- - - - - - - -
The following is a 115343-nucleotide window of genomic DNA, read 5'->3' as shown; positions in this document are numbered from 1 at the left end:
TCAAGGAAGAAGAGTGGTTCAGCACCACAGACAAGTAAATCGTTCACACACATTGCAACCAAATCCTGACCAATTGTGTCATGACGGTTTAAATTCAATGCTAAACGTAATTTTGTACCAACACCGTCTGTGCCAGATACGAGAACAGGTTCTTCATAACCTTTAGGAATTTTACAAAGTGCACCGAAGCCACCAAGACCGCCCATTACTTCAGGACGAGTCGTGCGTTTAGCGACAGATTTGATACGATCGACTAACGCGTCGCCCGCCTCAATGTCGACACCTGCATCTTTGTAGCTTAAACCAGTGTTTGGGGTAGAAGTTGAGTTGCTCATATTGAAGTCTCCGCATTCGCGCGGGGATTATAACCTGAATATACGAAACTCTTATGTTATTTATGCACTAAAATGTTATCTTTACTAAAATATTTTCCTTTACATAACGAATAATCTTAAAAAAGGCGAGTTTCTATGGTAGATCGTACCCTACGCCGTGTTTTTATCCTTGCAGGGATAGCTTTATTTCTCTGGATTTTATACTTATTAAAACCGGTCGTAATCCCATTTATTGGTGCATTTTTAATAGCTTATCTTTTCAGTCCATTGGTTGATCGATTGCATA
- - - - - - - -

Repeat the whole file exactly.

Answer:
The following is a 115343-nucleotide window of genomic DNA, read 5'->3' as shown; positions in this document are numbered from 1 at the left end:
TCAAGGAAGAAGAGTGGTTCAGCACCACAGACAAGTAAATCGTTCACACACATTGCAACCAAATCCTGACCAATTGTGTCATGACGGTTTAAATTCAATGCTAAACGTAATTTTGTACCAACACCGTCTGTGCCAGATACGAGAACAGGTTCTTCATAACCTTTAGGAATTTTACAAAGTGCACCGAAGCCACCAAGACCGCCCATTACTTCAGGACGAGTCGTGCGTTTAGCGACAGATTTGATACGATCGACTAACGCGTCGCCCGCCTCAATGTCGACACCTGCATCTTTGTAGCTTAAACCAGTGTTTGGGGTAGAAGTTGAGTTGCTCATATTGAAGTCTCCGCATTCGCGCGGGGATTATAACCTGAATATACGAAACTCTTATGTTATTTATGCACTAAAATGTTATCTTTACTAAAATATTTTCCTTTACATAACGAATAATCTTAAAAAAGGCGAGTTTCTATGGTAGATCGTACCCTACGCCGTGTTTTTATCCTTGCAGGGATAGCTTTATTTCTCTGGATTTTATACTTATTAAAACCGGTCGTAATCCCATTTATTGGTGCATTTTTAATAGCTTATCTTTTCAGTCCATTGGTTGATCGATTGCATA